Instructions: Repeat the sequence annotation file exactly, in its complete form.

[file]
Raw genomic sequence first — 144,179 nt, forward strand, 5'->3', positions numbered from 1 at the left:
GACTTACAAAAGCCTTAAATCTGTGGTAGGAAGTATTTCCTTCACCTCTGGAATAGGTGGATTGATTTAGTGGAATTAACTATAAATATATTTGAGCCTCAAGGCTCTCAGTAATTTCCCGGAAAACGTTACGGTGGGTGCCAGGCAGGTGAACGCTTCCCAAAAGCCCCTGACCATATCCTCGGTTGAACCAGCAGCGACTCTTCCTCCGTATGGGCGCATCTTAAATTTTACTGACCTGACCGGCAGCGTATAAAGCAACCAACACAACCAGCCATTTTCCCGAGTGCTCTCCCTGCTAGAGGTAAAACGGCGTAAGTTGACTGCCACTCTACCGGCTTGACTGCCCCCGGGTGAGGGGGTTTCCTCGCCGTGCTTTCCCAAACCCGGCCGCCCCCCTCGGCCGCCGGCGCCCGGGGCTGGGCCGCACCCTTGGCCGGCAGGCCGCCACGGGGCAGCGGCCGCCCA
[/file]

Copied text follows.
Raw genomic sequence first — 144,179 nt, forward strand, 5'->3', positions numbered from 1 at the left:
GACTTACAAAAGCCTTAAATCTGTGGTAGGAAGTATTTCCTTCACCTCTGGAATAGGTGGATTGATTTAGTGGAATTAACTATAAATATATTTGAGCCTCAAGGCTCTCAGTAATTTCCCGGAAAACGTTACGGTGGGTGCCAGGCAGGTGAACGCTTCCCAAAAGCCCCTGACCATATCCTCGGTTGAACCAGCAGCGACTCTTCCTCCGTATGGGCGCATCTTAAATTTTACTGACCTGACCGGCAGCGTATAAAGCAACCAACACAACCAGCCATTTTCCCGAGTGCTCTCCCTGCTAGAGGTAAAACGGCGTAAGTTGACTGCCACTCTACCGGCTTGACTGCCCCCGGGTGAGGGGGTTTCCTCGCCGTGCTTTCCCAAACCCGGCCGCCCCCCTCGGCCGCCGGCGCCCGGGGCTGGGCCGCACCCTTGGCCGGCAGGCCGCCACGGGGCAGCGGCCGCCCA